In complex systems such as airline travel, predicting delays can be daunting. Given the multitude of factors such as maintenance problems, security concerns, or congestion, weather stands out as the major contributing factor to late arrivals of aircraft. According to the Bureau of Transportation Statistics, weather accounted for 33 to 46% of all delay minutes during the past 10 years, in which they include extreme weather as well as 53% of the National Aviation System delays and spillover from previous flights (‘Aircraft Arriving Late’).

Delay Cause

Examination of the TranStats database reveals significant aircraft delays during weather such as fog, thundershowers, and snow. High winds often accompany heavy rain and are a cause of delay unto themselves. In the United States, inclement weather is particularly strong during the month of January in 2017, and choosing Chicago (“The Windy City”) as a point of origin we take flights to the relatively warm state of Georgia to another major airport in Atlanta. To try to model how weather affects delays on this route, we capture factors such as temperature, precipitation, wind gust speed, and if weather events such as rain or snow occurred in both Chicago and Atlanta using Weather Underground. With this dataset we are able to perform a causal analysis.

Traditional statistical techniques such as multiple linear regression offer potential help in determining weights for various factors causing delay, but linear models are unlikely to help when most flights have zero delays, then occasionally suffer medium to large late spikes. Given this complexity, machine learning offers potential help in not only model construction (open source programs such as Google’s TensorFlow make creating models relatively straightforward) but also in accuracy.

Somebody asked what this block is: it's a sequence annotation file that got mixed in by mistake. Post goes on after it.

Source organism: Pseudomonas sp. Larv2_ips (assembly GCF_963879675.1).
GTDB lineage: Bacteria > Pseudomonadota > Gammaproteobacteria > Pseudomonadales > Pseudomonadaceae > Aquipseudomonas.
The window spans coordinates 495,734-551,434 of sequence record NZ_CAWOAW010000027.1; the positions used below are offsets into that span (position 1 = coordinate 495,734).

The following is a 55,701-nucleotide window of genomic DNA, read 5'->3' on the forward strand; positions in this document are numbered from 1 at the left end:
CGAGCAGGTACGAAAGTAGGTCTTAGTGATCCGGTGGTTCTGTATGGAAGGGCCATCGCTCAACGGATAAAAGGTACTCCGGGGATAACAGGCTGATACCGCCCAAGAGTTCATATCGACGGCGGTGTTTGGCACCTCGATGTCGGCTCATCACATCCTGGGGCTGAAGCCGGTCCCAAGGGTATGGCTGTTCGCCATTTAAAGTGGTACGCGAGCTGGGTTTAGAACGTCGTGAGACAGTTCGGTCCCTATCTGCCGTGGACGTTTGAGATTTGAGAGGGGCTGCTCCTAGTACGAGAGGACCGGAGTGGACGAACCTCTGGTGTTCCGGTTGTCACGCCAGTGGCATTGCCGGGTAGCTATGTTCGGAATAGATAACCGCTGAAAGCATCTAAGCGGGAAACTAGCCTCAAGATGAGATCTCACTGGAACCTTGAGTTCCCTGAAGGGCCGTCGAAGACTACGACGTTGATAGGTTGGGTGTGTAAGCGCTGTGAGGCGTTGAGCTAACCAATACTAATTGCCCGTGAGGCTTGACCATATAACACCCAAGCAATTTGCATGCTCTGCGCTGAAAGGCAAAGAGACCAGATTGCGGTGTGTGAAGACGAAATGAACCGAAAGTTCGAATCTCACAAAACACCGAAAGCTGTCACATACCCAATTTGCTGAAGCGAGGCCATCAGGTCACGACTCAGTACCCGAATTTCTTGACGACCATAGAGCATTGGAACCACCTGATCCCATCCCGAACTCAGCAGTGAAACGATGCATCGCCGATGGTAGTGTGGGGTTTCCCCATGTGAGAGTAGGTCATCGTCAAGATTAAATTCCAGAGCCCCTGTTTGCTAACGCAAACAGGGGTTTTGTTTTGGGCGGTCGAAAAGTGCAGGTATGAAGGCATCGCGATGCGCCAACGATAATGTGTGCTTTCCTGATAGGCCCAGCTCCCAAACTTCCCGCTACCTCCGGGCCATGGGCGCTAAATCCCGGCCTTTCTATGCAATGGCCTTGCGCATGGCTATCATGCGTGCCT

After constructing a model based on Martin Wicke’s automobile estimator for predicting flight delays based on a 930 row weather dataset, we observe the following:

  1. TensorFlow’s DNNRegressor (Deep Neural Network) performs better than the LinearRegressor with about a 25% lower loss rate using a 465 row training set for each.
  2. Loss rates can be further reduced by increasing the training set size to about 2/3rd of the total dataset, but begin increasing again as the evaluation set becomes to statistically insignificant in relative size to offer any meaningful comparison.
  3. When using the predict_scores method on the evaluation data sets, zeroing out the negative predictions results in a substantially improved prediction model, versus the naive model allowing for negative delays (not present in the training dataset.)

Perhaps the ultimate benchmark in machine learning should be one of a simple, intuitive model. In the case of flight delays, where the most common case is where there is no delay, the simplest model is to assume delays will be 0 minutes for each flight. Under the assumption, the average error is approximately 3 minutes. The best DNN average error was close, at about 5 minutes, but still less accurate. What is clear, however, is the linear regression model was much worse, with 13 minutes of error on average. With further tuning, it should be possible to improve the DNN model to beat the 3 minute benchmark. Machine learning results are summarized below:


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